Financial penalties for breaches of the legislation have recently increased
Under most Commonwealth laws, financial penalties are expressed in terms of ‘penalty units’ instead of dollar figures. As an example, a maximum fine would generally be expressed as ’10 penalty units’ as opposed to ‘$1000’. The Australian Government recently increased the value of penalty units that apply to breaches of most Australian Government laws.
On 28 December 2012, the value of a penalty unit for calculating financial penalties increased from $110 to $170. The penalty unit value had not been adjusted since 1997. The civil penalties that apply for contraventions of the Spam Act 2003 are calculated using penalty units. This means that all financial penalties calculated using penalty units under the Spam Act 2003 will be higher for breaches of the legislation that occur on or after 28 December 2012.
The ACMA is currently in the process of updating its website and other information and fact sheets about the Spam Act 2003 to reflect the new higher penalty unit value.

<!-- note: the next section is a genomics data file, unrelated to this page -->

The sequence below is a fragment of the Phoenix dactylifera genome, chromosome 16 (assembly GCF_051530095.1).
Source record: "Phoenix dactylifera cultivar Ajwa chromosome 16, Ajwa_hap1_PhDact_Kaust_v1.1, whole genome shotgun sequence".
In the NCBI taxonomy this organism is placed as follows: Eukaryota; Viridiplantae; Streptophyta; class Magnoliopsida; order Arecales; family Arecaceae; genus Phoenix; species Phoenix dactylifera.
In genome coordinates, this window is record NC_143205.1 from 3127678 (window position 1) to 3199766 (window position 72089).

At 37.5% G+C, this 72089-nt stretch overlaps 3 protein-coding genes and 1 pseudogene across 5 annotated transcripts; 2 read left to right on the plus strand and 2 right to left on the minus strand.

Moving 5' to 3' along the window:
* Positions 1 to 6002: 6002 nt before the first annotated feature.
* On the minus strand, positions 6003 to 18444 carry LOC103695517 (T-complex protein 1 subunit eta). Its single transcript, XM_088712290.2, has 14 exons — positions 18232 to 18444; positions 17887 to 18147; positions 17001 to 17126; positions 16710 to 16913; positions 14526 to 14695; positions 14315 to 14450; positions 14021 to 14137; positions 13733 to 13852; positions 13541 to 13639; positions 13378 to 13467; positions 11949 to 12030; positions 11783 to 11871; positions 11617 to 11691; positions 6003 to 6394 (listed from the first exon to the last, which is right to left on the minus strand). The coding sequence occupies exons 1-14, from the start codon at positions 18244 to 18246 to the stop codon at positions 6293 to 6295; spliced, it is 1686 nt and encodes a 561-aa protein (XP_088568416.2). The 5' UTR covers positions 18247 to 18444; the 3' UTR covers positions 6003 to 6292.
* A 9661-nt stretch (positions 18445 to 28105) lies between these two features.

The Australian Communications and Media Authority (ACMA) is responsible for enforcing the Spam Act 2003.
The Spam Act prohibits the sending of ‘unsolicited commercial electronic messages’ (known as spam) with an 'Australian link'. A message has an Australian link if it originates or was commissioned in Australia, or originates overseas but was sent to an address accessed in Australia.
The Spam Act covers emails, mobile phone text messages (SMS), multimedia messaging (MMS) and instant messaging (iM) and other electronic messages of a commercial nature. However, the Act does not cover voice or fax telemarketing. Telemarketing calls and faxes are covered by the Do Not Call Register.
The ACMA can take any of the following actions for breaches of the Spam Act:
- issue a formal warning
- accept an enforceable undertaking from a person or company—these undertakings usually contain a formal commitment to comply with specific requirements of the Spam Act. A failure to abide by an undertaking can lead to the ACMA applying for an order in the Federal Court.
- issue infringement notices
- seek an injunction from the Federal Court to stop a person sending spam
- prosecute a person in the Federal Court.
Penalties of up to $1.1 million a day apply to repeat corporate offenders. The penalty units referred to in the Spam Act are equal to $110 each. For example the penalty under section 25(5)(b) of the Spam Act for a company with a previous record of spamming and who sent two or more spam messages on a given day without consent is a maximum fine of 10,000 penalty units. This equates to a maximum penalty of $1,100,000.
Detailed information on breaches and penalties is set out in the Spam Act 2003.
ACMA’s enforcement actions